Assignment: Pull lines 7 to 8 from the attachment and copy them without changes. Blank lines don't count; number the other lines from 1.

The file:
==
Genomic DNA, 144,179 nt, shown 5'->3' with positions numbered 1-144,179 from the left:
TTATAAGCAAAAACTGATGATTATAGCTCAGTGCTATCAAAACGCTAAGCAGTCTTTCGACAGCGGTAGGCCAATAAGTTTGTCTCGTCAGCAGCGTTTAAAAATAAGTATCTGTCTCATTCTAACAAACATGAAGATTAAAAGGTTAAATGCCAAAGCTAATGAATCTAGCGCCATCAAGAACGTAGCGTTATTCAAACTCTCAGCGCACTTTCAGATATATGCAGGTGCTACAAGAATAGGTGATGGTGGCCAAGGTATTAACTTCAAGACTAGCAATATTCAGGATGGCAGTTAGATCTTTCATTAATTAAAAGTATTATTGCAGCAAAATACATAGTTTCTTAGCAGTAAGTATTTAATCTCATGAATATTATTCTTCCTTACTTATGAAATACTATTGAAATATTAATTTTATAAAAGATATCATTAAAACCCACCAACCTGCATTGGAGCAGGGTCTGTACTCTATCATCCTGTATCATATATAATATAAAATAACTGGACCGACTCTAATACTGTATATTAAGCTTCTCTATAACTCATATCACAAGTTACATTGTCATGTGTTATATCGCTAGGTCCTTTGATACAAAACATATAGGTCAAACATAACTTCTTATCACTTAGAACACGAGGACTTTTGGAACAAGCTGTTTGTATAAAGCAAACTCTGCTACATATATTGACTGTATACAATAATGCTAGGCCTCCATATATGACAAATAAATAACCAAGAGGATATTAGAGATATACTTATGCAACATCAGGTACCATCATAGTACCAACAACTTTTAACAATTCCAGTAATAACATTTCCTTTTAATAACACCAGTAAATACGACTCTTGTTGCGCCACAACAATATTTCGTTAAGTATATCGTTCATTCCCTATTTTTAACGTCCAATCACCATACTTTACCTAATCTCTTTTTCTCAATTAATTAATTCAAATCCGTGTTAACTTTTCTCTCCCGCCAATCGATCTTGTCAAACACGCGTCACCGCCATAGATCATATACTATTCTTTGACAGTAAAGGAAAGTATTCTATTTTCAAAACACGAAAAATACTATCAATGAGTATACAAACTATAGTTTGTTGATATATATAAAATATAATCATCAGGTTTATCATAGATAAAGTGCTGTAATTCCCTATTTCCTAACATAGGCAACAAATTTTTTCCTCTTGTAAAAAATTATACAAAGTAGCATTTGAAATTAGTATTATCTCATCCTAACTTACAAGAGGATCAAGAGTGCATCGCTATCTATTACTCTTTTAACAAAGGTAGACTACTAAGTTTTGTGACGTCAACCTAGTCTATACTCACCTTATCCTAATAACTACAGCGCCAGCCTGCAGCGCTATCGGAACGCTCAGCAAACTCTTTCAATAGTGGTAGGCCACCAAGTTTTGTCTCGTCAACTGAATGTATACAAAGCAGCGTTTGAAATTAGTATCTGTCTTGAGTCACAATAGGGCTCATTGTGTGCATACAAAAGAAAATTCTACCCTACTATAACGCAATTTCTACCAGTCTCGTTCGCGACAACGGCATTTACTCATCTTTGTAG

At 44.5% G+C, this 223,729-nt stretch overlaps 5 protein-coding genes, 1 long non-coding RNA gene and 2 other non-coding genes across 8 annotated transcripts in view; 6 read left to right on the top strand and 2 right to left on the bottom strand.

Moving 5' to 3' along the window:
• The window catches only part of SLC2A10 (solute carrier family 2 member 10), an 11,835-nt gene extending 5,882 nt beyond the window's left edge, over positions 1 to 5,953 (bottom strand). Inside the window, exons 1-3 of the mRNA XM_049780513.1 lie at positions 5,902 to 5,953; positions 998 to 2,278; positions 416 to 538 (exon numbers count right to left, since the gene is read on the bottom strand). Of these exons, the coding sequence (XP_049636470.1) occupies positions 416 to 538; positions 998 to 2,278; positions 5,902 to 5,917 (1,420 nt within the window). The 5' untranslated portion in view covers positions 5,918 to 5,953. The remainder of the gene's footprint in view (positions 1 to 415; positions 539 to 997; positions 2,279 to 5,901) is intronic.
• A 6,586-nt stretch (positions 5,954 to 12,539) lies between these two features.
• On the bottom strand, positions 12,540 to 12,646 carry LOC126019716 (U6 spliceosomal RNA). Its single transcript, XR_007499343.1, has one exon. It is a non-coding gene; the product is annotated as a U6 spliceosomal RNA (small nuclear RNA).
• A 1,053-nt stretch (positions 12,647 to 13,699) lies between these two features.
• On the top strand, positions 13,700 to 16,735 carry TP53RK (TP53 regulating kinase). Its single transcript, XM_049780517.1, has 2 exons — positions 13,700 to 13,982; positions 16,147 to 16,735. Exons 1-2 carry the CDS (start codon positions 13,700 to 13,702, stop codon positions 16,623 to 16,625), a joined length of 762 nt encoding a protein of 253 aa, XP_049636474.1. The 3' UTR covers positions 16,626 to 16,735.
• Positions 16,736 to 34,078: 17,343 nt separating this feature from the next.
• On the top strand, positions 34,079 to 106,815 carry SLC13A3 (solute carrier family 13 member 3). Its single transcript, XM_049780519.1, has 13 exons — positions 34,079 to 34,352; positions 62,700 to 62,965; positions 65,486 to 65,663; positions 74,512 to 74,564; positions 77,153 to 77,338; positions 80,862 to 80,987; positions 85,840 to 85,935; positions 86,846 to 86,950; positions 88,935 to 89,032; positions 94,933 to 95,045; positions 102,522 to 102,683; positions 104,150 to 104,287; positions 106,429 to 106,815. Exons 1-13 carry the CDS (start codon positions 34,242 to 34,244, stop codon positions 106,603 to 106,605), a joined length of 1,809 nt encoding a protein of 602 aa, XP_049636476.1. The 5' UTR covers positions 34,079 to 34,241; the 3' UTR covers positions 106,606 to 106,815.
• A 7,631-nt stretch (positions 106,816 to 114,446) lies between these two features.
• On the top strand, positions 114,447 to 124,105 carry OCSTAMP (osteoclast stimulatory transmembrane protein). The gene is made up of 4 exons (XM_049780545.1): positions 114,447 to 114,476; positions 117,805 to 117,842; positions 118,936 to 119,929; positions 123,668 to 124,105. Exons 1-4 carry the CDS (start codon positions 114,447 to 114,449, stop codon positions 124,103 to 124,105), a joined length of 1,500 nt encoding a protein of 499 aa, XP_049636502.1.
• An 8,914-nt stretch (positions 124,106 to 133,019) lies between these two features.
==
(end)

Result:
• On the bottom strand, positions 12,540 to 12,646 carry LOC126019716 (U6 spliceosomal RNA). Its single transcript, XR_007499343.1, has one exon. It is a non-coding gene; the product is annotated as a U6 spliceosomal RNA (small nuclear RNA).
• A 1,053-nt stretch (positions 12,647 to 13,699) lies between these two features.